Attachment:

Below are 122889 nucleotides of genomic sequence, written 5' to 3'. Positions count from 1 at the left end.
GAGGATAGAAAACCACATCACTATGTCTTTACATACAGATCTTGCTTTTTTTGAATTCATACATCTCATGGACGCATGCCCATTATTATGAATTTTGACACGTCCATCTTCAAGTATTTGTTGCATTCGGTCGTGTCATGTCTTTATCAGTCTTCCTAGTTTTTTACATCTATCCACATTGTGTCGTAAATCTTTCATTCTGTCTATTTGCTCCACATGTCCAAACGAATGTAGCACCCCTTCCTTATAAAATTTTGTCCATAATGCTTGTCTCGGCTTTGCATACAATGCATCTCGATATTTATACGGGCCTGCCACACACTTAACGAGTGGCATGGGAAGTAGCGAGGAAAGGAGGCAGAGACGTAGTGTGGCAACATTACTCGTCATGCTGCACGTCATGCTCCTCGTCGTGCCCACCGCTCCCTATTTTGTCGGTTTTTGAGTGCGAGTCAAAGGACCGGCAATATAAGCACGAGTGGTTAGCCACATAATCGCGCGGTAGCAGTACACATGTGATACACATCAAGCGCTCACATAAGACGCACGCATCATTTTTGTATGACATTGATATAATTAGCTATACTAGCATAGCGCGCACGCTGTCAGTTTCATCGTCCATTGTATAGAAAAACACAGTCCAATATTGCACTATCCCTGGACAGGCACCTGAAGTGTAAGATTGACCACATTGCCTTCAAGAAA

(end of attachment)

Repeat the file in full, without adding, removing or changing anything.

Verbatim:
Below are 122889 nucleotides of genomic sequence, written 5' to 3'. Positions count from 1 at the left end.
GAGGATAGAAAACCACATCACTATGTCTTTACATACAGATCTTGCTTTTTTTGAATTCATACATCTCATGGACGCATGCCCATTATTATGAATTTTGACACGTCCATCTTCAAGTATTTGTTGCATTCGGTCGTGTCATGTCTTTATCAGTCTTCCTAGTTTTTTACATCTATCCACATTGTGTCGTAAATCTTTCATTCTGTCTATTTGCTCCACATGTCCAAACGAATGTAGCACCCCTTCCTTATAAAATTTTGTCCATAATGCTTGTCTCGGCTTTGCATACAATGCATCTCGATATTTATACGGGCCTGCCACACACTTAACGAGTGGCATGGGAAGTAGCGAGGAAAGGAGGCAGAGACGTAGTGTGGCAACATTACTCGTCATGCTGCACGTCATGCTCCTCGTCGTGCCCACCGCTCCCTATTTTGTCGGTTTTTGAGTGCGAGTCAAAGGACCGGCAATATAAGCACGAGTGGTTAGCCACATAATCGCGCGGTAGCAGTACACATGTGATACACATCAAGCGCTCACATAAGACGCACGCATCATTTTTGTATGACATTGATATAATTAGCTATACTAGCATAGCGCGCACGCTGTCAGTTTCATCGTCCATTGTATAGAAAAACACAGTCCAATATTGCACTATCCCTGGACAGGCACCTGAAGTGTAAGATTGACCACATTGCCTTCAAGAAA